In 2016, the Union des Associations Européennes de Footbal (UEFA) filed an application with the US Copyright Office to have the famous Starball logo registered as a copyright work of two-dimensional visual art. The Starball logo is composed of a round ball, made up of black stars, with white polygons in the negative space between the stars. The shapes are arranged into a circular space, with the outer stars curved to follow the circumference (see below).

      • USTR: Mexico Agrees To Raise IP Enforcement Standards With The US

        Mexico and the United States have reached a preliminary agreement to raise standards of enforcement of intellectual property rights, according to the Office of the US Trade Representative (USTR). Among the terms, the agreement appears to toughen requirements for internet service providers in protecting against copyright theft and extend copyright terms, and might make it harder for Mexico to agree elsewhere to strengthen its protection of geographical indications.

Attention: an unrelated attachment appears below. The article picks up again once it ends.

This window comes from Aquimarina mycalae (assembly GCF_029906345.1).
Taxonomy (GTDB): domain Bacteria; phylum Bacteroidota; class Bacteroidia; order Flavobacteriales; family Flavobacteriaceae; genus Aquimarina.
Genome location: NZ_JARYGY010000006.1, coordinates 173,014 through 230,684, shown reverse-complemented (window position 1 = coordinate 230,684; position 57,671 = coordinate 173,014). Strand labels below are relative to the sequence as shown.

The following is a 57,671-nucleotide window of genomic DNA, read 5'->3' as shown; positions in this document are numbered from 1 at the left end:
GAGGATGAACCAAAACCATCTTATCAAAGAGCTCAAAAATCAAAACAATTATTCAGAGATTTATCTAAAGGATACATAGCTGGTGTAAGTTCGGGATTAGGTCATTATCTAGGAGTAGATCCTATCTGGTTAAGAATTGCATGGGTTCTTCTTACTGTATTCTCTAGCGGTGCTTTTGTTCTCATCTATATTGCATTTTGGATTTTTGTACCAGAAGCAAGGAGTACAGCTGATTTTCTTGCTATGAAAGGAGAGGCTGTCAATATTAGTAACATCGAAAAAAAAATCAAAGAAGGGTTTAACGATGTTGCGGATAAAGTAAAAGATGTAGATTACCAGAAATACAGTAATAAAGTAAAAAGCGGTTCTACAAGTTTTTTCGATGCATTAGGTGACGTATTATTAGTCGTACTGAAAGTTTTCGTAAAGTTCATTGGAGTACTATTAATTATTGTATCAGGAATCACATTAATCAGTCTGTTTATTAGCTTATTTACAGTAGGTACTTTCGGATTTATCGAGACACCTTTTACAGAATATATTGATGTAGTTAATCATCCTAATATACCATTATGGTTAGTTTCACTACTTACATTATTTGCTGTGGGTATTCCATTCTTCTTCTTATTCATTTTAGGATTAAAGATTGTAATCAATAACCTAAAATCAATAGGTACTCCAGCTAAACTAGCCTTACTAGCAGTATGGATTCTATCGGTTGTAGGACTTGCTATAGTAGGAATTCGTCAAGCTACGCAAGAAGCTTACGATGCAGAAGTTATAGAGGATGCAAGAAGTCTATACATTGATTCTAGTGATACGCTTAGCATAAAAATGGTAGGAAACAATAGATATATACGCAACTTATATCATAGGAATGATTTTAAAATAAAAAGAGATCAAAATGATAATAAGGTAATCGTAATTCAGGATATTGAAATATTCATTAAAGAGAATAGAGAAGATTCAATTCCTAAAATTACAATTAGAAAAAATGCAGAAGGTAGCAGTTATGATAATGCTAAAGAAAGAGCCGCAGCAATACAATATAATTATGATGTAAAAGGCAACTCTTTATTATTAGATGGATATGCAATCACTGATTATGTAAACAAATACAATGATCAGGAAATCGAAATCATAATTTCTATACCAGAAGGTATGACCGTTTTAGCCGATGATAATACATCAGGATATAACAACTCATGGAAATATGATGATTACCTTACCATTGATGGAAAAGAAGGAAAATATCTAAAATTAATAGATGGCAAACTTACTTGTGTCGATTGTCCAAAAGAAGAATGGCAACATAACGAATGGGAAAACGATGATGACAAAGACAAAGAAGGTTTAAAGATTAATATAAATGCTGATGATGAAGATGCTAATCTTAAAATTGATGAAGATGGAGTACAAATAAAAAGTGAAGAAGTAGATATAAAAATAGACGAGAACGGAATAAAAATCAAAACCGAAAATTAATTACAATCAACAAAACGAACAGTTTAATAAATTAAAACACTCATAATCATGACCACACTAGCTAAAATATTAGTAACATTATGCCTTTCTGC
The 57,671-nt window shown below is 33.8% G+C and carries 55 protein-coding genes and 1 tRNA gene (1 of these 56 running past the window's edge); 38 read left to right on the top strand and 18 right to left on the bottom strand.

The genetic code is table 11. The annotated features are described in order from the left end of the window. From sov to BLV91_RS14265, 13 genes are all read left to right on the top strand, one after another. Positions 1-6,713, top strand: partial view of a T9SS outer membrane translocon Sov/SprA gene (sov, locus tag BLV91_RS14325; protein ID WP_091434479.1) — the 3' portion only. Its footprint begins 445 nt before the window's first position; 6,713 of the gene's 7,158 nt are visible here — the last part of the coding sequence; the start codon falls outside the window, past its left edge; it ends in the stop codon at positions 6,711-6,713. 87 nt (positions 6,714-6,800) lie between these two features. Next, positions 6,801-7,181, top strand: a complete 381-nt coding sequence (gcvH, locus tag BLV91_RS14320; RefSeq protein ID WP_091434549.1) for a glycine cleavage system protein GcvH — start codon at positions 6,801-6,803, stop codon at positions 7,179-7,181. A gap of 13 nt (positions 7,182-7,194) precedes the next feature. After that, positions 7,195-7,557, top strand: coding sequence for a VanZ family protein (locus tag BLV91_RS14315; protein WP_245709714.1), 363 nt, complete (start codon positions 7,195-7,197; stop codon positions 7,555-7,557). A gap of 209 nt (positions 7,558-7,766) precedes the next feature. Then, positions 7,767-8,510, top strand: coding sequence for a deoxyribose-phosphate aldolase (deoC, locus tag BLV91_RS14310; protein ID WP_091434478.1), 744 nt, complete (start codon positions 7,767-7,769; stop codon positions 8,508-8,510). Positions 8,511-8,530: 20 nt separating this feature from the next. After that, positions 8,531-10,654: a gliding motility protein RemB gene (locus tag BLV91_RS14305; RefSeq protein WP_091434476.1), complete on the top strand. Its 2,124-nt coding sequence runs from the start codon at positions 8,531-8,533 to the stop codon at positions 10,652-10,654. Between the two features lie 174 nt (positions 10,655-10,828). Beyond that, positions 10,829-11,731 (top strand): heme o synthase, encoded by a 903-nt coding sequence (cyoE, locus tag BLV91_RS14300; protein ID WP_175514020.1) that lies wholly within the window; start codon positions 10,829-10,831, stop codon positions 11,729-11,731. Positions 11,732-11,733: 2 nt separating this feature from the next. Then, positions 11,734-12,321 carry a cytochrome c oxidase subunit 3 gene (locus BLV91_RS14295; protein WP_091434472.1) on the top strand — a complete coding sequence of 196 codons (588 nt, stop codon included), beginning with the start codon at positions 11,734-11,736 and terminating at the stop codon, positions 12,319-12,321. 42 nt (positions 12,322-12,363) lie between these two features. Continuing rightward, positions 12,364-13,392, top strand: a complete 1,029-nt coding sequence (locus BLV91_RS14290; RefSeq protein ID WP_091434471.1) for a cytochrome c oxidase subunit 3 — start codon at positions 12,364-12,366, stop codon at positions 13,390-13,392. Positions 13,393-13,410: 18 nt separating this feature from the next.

• US Trade Rep Appears To Misreport Its Own Trade Agreement To Include Copyright Extension

        Soooooooo, you’ve probably heard the news on Monday about how the Trump adminstration had struck a preliminary trade agreement with Mexico to replace NAFTA. Most of the attention over the deal has to do with the lack of Canada being a part of it, with Mexico making it clear it still thought that this was a new deal with both the US and Canada and President Trump repeatedly acting as if this deal was a “take it or leave it” deal for Canada, and if they left it, it would just be US and Mexico.

        There will, of course, be plenty of time to dig into the details of what’s in the actual agreement, but on stuff that matters to us, it already looks bizarre. The USTR put out a “fact sheet” about the intellectual property part of the agreement and it’s causing quite a bit of consternation. In particular, it claims that copyright will be extended to life+75 years. Literally no one has been asking for this. While the movie and recording industries have pushed to extend copyrights in the past, this time around, they more or less acknowledged that it was a bridge too far to keep extending copyrights this long, and some have even expressed a willingness to shorten copyright terms.